Rondinelli (1994) noted that in the old regime the socialist leaders pushed state enterprises to create jobs and made it difficult to terminate employment. As a result, managers had no incentive to use workers efficiently. At the same time, workers were not motivated to be productive: their jobs were secure, their pay was low, and a large portion of their consumption came from state subsidies. The prevailing attitude of workers toward management was reflected in the aphorism: “I’ll pretend to work and you pretend to pay me.” The idea that labor should be a variable input was completely foreign in the old regime. Coca-Cola plant managers reported in interviews that getting the concept across that labor should be a variable input was very difficult. We observed a similar phenomenon in interviews with Polish managers of privatized plants (Hefner and Woodward 1997).

In many respects, Coca-Cola set the standards for technological, managerial, and organizational competence throughout the country. As a major MNC in the early transition period, its demonstrative effect was crucial. Other companies, local and foreign, sought Coca-Cola’s trained personnel.

Coca-Cola’s presence led to greater competitiveness and product diversity in Romania through a number of avenues. Being a supplier to Coca-Cola put a stamp of approval on a company’s ability to deliver a quality product. Several anecdotal reports confirmed that having Coca-Cola contracts stimulated additional business for some suppliers: the contract enhanced the reputation of the supplier. We surveyed six major suppliers in Romania, all of whom reported that working with Coca-Cola helped them establish other contracts. It was well-known that Coca-Cola demanded high quality and on-time-delivery. As a result, firms with Coca-Cola contracts received, in essence, a “stamp of approval” that signalled to other businesses that the supplier could deliver quality, on time.

Conclusion

Private economic activity developed from nothing after 1989 with the fall of Ceausescu (Hunya 1992). Given the extreme isolation of the Romanian economy prior to 1989, it was not altogether surprising that Coca-Cola’s investment had a large demonstration effect. The major effect of Coca-Cola operations on the economy came through the introduction of market-oriented, profit-motivated business practices. In the old economy, suppliers controlled the flow of activity. Bribes were sometimes required to get delivery and, even then, it was erratic. In the new economy, thousands of kiosk owners, the embryonic entrepreneurs of Romania, had the free service of a supplier (Coca-Cola) bringing its product to the point of sale. Regular and free delivery were radical concepts, bringing a permanent and reliable source of cash to the retail and wholesale sector that mushroomed after 1989. In essence, Coca-Cola became a mainstay of small business privatization and entrepreneurship in Romania. There was also significant impact of a symbolic nature resulting from Coca-Cola’s presence in Romania.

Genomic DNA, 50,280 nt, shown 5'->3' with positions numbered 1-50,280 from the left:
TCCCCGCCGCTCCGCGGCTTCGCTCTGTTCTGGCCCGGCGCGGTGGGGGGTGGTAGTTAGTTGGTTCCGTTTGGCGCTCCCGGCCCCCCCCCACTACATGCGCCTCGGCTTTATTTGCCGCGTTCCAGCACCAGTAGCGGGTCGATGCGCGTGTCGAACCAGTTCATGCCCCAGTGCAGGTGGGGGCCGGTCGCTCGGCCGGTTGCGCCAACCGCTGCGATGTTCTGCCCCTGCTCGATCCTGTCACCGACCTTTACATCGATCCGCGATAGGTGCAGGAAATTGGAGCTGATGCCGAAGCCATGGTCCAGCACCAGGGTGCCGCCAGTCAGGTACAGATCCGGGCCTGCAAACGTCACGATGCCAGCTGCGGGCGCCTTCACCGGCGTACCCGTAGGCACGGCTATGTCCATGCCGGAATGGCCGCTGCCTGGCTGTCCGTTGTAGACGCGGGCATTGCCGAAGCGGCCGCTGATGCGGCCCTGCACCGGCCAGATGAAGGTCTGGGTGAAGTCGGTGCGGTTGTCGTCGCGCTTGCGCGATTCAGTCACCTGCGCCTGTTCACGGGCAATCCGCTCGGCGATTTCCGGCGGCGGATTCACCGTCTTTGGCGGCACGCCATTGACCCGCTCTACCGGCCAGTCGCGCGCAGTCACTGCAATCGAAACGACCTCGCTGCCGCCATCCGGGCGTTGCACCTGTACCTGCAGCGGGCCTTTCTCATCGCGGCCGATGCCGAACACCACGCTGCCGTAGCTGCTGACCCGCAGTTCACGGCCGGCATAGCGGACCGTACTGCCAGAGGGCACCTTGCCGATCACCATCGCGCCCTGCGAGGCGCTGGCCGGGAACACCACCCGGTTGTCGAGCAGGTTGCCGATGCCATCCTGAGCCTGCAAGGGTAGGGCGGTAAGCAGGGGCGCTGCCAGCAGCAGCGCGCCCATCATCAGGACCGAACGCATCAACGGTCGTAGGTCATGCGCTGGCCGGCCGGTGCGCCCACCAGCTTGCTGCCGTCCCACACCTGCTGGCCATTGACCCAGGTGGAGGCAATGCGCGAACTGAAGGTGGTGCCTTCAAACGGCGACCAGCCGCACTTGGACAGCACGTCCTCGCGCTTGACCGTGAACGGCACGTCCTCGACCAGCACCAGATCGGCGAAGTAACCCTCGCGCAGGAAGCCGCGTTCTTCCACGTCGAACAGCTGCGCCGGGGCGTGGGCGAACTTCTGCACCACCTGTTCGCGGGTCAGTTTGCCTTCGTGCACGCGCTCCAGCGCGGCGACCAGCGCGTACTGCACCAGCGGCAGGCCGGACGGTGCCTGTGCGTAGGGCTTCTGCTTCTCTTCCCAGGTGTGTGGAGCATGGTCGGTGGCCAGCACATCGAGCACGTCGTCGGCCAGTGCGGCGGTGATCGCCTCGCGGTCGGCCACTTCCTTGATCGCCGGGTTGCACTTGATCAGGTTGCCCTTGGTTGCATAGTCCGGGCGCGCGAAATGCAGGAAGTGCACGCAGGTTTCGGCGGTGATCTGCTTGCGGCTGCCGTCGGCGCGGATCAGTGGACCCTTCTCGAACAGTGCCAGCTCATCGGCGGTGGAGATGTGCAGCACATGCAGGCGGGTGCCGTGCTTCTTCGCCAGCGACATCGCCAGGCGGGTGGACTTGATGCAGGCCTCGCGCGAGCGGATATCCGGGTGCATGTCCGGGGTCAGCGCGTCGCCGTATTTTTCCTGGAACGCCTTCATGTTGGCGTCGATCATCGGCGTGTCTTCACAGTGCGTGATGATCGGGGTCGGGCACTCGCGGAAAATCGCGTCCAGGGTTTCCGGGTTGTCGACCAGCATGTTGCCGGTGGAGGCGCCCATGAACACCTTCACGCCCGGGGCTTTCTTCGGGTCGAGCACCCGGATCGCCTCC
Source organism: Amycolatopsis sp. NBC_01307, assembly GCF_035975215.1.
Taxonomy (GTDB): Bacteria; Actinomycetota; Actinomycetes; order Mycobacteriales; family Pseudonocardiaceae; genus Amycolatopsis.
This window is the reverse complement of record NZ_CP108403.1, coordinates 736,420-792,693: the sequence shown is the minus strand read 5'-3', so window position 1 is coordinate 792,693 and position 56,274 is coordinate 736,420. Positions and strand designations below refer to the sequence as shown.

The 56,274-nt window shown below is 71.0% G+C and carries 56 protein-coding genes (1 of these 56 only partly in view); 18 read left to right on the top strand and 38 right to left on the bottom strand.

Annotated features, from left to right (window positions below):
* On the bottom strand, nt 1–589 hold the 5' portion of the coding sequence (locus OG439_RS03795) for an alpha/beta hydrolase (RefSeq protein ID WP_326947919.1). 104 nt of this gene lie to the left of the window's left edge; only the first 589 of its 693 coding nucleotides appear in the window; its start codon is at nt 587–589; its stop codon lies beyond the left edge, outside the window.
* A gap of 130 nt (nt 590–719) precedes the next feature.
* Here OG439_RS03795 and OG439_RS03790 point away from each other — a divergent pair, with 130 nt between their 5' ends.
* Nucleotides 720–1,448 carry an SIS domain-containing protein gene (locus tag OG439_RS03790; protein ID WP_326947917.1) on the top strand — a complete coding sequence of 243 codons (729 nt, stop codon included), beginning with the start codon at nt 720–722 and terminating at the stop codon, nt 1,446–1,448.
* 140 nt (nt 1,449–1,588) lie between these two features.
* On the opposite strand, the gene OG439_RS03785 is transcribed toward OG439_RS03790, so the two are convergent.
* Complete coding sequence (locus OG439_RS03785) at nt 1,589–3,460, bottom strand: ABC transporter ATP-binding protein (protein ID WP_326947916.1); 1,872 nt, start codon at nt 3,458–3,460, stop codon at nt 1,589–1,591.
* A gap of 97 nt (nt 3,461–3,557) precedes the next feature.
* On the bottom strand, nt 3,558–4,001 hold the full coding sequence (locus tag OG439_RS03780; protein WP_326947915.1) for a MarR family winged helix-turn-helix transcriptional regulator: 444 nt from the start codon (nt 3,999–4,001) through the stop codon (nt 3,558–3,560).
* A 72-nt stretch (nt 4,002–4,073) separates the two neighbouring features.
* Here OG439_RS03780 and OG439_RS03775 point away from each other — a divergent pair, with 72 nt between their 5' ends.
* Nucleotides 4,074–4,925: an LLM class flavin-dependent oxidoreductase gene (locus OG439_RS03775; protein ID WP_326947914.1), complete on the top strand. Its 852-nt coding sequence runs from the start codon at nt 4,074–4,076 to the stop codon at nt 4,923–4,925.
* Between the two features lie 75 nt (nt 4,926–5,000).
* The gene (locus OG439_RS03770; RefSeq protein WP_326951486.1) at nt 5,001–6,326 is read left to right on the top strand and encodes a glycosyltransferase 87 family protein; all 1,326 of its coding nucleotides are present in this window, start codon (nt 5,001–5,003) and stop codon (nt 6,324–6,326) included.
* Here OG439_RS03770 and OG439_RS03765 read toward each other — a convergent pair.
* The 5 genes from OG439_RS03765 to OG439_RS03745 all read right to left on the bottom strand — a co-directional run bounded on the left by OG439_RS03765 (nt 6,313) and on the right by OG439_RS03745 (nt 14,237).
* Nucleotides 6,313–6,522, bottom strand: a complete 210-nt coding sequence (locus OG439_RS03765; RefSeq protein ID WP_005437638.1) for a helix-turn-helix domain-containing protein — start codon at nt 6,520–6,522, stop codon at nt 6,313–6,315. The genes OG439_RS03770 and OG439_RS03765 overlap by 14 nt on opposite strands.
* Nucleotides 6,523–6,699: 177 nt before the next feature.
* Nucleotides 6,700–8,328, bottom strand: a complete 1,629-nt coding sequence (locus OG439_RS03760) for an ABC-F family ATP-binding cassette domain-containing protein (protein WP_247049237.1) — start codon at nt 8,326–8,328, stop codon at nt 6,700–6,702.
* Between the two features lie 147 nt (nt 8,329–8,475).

Rothbard (1992) provided suggestions for successful desocialization. Herbener (1992) discussed the role of entrepreneurs in the process and noted that “Entrepreneurship has no direct role in bringing about the program of desocialization.” However, entrepreneurship and, as we found, foreign direct investment illustrate the benefits of the market economy to a country steeped in planning and government distortions. We found that foreign direct investment can play a major role in the education process needed to retool the attitudes and business practices of Romanians during the transitional process.

References

Arzeni, Sergio. 1996. “Entrepreneurship in Eastern Europe: A Critical View.” In Horst Brezinski and Micael Fritsch, eds. The Economic Impact of New Firms in Post-Socialist Countries: Bottom-Up Transformation in Eastern Europe. Cheltenham, U.K.: Edward Elgar. Pp. 52–58.

Clower, Robert. 1994. “The Fingers of the Invisible Hand.” Brock University Review 3 (1): 3–13.

Fogel, Daniel. 1995. “U.S. Machine-Marnt in Poland: Changing a Corporate Culture.” In Daniel Fogel, ed. Firm Behavior in Emerging Market Economies. Brookfield, Vt.: Avebury. Pp. 71–93.

Herbener, Jeffrey M. 1992. “The Role of Entrepreneurship in Desocialization.” Review of Austrian Economics 6 (1): 79–93.

Hefner, Frank, and Douglas Woodward. 1997. “Foreign Direct Investment Linkages and Entrepreneurial Development in Poland: Two Case Studies.” In Arieh Ullman and Alfred Lewis, eds. Privatization and Entrepreneurship: The Managerial Challenge in Central and Eastern Europe. Binghamton, N.Y.: International Business Press. Pp. 155–66.

Hunya, Gabor. 1992. “Private Economy in an Etatist Environment: The Case of Romania.” In Dynamic Entrepreneurship in Central and Eastern Europe. Derek Abell and Thomas Kollermeier, eds. Amsterdam: EFER-Elsevier. Pp. 107–15.

Mazur, Marek, Tomasz Dolegowski, Jerzy Suchnicki, and Igor Mitroczuk. 1994. “Privatization in Poland.” In Rondinelli (1994). Pp. 173–208.

Poznanski, Kazimierz. 1992. “Epilogue: Markets and States in the Transformation of Post-Communist Europe.” In idem., Constructing Capitalism. San Francisco: Westview Press. Pp. 199–219.

Rondinelli, Dennis. 1994. “Privatization and Economic Reform in Central Europe: Experience of the Early Transition Period.” In idem., Privatization and Economic Reform in Central Europe: The Changing Business Climate. Westport, Conn.: Quorum Books. Pp. 1–40.

Rothbard, Murray N. 1992. “How and How Not to Desocialize.” Review of Austrian Economics 6 (1): 65–77.

Svejnar, Jan. 1991. “Microeconomic Issues in the Transition to Market Economy.” Journal of Economic Perspectives 5 (4): 123–38.